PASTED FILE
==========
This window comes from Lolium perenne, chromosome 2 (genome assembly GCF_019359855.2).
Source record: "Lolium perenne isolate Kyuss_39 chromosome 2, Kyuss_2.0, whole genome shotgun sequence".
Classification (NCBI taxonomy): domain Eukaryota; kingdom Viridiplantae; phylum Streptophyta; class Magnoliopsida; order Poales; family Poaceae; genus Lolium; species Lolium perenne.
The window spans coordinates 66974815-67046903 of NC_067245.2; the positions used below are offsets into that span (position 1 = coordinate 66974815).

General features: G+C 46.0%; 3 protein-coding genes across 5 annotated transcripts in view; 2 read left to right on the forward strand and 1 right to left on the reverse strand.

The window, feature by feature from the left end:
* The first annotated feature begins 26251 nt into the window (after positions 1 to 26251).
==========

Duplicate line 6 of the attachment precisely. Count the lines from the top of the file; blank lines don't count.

The window, feature by feature from the left end: